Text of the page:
What are the main indicators of water quality?

“Water is the driving force of all nature;” so said Leonardo da Vinci. The survival of our planet depends on the availability of water and the condition that it is in. It is therefore vital to make sure that it is able to provide a hospitable environment for those that live in it, and is free from harmful levels of substances for those that drink it.

Not monitoring water quality levels can have detrimental impacts on ecosystems and qualities of life. This can range for disrupting or damaging aquatic environments, to causing illness or even loss of human life in the most severe cases.

Today we are going to look at some of the most important indicators of water quality, as well as assessing where irregular levels of these can cause harm.  

pH levels

pH measures the concentration of hydrogen ions in water on a scale of 0 to 14 where 7 is neutral and anything above 7 is alkaline and anything below 7 is acidic. The pH of most natural water is between 6 and 8.5. Levels below 4.5 and above 9.5 are usually lethal to aquatic organisms. pH affects the solubility of organic compounds, metals, and salts. In highly acidic waters, certain minerals can dissolve and release metals and other chemical substances into the water. As pH or temperature rises, so too does the toxicity to aquatic organisms.

Levels of dissolved oxygen

Dissolved oxygen is essential for a healthy aquatic ecosystem. Fish and aquatic animals need the oxygen dissolved in the water to survive. As water temperature increases, the amount of oxygen that dissolves in water decreases. Ice-cold water can hold twice as much dissolved oxygen as warm water. The need for oxygen depends on the species and life stage; some organisms are adapted to lower oxygen conditions, while others require higher concentrations. Drastic alterations in the usual levels in dissolved oxygen can cause great amounts of damage to environmental ecosystems. This can be caused by a number of environmental impactors such as, streamflow runoff and changes in temperature.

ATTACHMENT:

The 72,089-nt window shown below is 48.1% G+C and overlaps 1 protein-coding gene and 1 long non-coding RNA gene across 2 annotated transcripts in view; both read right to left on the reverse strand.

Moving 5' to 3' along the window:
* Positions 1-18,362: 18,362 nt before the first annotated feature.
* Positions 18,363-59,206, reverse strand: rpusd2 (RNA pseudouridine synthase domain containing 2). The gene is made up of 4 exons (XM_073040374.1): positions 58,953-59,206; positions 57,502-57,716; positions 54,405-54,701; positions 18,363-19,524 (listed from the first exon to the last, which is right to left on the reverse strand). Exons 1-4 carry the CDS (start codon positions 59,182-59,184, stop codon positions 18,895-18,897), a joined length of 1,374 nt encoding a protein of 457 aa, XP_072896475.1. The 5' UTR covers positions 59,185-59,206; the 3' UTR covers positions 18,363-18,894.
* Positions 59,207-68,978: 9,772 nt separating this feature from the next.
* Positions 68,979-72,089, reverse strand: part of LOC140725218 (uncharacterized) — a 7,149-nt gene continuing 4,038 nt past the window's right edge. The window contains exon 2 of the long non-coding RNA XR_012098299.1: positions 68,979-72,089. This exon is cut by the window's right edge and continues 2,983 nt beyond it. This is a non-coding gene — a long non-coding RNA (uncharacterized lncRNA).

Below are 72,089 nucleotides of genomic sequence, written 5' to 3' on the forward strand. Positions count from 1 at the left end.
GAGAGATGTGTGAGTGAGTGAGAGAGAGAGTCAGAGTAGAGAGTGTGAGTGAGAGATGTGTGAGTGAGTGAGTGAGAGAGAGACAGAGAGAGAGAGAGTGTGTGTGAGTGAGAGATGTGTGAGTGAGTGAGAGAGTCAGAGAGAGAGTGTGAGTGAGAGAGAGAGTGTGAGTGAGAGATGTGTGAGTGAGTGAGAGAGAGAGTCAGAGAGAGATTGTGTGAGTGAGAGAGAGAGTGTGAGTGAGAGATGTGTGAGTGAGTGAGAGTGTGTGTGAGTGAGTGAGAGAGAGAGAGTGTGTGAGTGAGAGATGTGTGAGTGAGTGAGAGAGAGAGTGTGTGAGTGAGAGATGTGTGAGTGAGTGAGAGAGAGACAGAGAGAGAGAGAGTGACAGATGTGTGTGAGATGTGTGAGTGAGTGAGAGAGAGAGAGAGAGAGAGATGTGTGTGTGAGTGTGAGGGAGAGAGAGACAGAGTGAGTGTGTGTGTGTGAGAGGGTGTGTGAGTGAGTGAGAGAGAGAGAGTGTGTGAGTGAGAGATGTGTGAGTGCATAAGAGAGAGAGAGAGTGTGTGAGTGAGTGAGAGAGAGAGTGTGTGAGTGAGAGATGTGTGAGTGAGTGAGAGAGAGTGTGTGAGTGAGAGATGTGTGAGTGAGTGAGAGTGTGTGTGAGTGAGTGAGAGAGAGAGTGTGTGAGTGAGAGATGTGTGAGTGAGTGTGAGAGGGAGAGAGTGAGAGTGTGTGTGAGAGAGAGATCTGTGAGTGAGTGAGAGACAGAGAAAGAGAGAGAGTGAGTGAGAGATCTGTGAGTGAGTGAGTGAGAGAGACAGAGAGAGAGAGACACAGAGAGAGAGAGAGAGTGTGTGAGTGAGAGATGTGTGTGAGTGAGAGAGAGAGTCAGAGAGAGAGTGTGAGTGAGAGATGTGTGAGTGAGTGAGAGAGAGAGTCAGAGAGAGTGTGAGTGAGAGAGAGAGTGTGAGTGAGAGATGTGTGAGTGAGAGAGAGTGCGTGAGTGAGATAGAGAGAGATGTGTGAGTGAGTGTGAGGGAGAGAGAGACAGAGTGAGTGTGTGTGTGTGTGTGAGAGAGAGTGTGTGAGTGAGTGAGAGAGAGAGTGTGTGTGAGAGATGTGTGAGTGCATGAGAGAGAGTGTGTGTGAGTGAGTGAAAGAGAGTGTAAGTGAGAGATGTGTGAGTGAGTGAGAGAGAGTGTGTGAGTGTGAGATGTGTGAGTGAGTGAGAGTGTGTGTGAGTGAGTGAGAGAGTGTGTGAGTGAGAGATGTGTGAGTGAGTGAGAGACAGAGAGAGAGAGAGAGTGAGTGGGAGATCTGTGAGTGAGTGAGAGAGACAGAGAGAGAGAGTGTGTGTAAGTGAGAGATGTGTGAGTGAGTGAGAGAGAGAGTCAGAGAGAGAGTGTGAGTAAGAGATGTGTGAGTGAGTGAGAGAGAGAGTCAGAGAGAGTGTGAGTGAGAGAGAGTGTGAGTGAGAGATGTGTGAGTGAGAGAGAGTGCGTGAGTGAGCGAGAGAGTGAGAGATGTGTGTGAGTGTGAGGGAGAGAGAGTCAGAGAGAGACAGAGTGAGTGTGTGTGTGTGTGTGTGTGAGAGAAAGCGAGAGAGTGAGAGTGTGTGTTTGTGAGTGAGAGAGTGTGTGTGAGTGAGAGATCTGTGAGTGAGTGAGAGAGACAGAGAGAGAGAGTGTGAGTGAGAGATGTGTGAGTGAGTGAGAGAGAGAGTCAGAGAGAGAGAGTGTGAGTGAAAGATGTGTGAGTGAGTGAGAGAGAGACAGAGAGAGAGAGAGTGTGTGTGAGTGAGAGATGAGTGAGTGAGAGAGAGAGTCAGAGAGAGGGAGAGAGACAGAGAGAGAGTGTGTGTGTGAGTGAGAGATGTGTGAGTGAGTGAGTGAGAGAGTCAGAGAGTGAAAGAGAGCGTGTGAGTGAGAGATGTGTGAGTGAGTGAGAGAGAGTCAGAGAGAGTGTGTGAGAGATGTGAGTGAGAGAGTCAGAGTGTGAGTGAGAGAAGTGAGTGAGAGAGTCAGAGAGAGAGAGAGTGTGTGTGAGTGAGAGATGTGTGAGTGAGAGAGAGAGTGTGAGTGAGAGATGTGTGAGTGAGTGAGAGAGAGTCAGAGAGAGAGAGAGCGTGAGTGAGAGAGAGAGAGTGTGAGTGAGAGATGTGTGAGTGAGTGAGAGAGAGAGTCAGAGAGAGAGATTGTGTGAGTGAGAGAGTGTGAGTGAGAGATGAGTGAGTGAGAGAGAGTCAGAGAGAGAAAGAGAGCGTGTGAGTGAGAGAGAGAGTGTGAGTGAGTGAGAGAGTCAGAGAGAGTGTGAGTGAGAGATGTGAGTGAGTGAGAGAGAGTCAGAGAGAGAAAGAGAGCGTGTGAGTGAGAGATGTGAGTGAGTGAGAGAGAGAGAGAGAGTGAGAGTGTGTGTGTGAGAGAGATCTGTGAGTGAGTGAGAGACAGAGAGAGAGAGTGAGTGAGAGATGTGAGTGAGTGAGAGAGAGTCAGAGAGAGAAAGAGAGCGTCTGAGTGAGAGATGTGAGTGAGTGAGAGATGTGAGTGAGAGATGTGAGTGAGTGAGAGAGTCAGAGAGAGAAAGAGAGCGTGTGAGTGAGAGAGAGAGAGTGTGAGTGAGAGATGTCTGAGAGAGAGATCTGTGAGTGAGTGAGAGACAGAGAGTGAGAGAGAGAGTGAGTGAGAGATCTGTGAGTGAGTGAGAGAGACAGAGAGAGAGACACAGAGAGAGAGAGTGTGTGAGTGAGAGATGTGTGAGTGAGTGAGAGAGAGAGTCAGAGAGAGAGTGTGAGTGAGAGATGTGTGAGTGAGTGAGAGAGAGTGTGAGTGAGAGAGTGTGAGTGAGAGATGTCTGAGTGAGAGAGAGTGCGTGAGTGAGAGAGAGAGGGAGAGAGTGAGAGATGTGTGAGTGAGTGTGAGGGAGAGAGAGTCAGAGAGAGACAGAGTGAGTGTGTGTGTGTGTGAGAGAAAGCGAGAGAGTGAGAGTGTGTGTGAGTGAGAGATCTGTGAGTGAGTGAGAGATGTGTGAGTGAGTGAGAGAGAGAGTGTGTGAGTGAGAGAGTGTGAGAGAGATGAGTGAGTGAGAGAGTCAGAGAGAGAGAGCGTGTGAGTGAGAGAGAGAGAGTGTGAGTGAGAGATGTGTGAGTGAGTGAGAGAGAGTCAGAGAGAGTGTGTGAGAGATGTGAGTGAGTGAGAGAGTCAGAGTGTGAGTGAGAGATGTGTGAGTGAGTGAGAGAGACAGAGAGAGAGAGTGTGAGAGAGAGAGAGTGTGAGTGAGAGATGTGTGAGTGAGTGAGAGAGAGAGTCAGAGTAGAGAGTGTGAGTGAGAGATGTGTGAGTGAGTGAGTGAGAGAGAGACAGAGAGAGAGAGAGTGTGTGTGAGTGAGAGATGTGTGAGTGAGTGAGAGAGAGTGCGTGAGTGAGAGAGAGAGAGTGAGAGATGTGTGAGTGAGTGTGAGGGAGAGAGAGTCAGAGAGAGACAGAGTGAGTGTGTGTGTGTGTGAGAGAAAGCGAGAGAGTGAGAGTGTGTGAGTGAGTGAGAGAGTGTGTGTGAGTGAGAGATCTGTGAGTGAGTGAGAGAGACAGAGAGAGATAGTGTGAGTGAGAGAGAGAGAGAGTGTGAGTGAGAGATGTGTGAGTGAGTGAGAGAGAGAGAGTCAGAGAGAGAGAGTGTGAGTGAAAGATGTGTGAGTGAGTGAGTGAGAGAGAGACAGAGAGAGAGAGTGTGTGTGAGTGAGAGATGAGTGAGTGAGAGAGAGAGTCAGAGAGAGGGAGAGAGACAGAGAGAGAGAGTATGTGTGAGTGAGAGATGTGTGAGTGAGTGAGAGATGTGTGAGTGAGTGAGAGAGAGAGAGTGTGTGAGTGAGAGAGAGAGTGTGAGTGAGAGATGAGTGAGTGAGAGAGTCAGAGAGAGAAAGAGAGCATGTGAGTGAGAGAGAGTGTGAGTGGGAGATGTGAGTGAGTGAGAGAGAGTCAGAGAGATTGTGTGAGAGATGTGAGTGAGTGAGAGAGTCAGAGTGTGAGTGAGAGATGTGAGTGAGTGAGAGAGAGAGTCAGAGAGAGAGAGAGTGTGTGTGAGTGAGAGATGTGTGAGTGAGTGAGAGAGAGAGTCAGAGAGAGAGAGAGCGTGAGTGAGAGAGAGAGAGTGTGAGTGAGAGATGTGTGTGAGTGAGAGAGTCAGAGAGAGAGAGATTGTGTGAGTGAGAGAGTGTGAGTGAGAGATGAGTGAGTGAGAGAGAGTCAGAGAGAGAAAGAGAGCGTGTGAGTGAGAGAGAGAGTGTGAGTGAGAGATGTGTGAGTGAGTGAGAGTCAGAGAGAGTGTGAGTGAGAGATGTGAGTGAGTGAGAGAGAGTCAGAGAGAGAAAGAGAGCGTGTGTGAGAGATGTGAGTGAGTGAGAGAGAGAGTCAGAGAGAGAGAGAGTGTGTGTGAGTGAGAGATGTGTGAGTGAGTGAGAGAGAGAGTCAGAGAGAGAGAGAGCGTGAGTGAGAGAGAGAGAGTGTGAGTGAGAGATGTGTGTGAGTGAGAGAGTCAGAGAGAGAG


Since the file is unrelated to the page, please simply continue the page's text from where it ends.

Levels of total dissolved solids

The concentration of total dissolved solids (TDS) is a measure of the amount of dissolved material in water. TDS includes solutes such as sodium, calcium, magnesium, bicarbonate, and chloride that remain as a solid residue after the evaporation of water from the sample. Natural weathering, mining, industrial waste, sewage, and agriculture are some of the main sources of TDS. High levels of total dissolved solids make water less suitable for drinking and irrigation.

Levels of metals

A number of metals, such as copper, manganese, and zinc are essential to biochemical processes that sustain life. However, high concentrations of these and other metals in water can be toxic to animals and humans if they are ingested, or if they are found in animals that are then consumed by humans. Dissolved metals are generally more toxic than metals bound in complexes with other molecules. Metals can appear in water both naturally through weathering of rocks and soils, and unnaturally through industrial waste.

Levels of chemicals

Industrial waste can also introduce chemicals into water. Some industrial chemicals like polychlorinated biphenyls (PCBs) present a threat to aquatic ecosystems. PCBs cause a variety of serious health effects on the immune, reproductive, nervous, and endocrine systems. It is for this reason that PCBs were banned in the UK in the 1980s, previous to this they were used in a variety of manufacturing processes, particularly for electrical parts. Their high stability means they resist biological, chemical, and thermal degradation in the environment. As they are difficult to break down, high levels can still be found in waterways today.

In summary

Constant monitoring of all these indicators is needed to make sure that water remains safe to all those that use it. Here at Aquaread we offer a wide variety of water monitoring equipment for both portable and installed use, that has been tested to the highest standards by our skilled team of engineers, designers and scientists. Find out more here.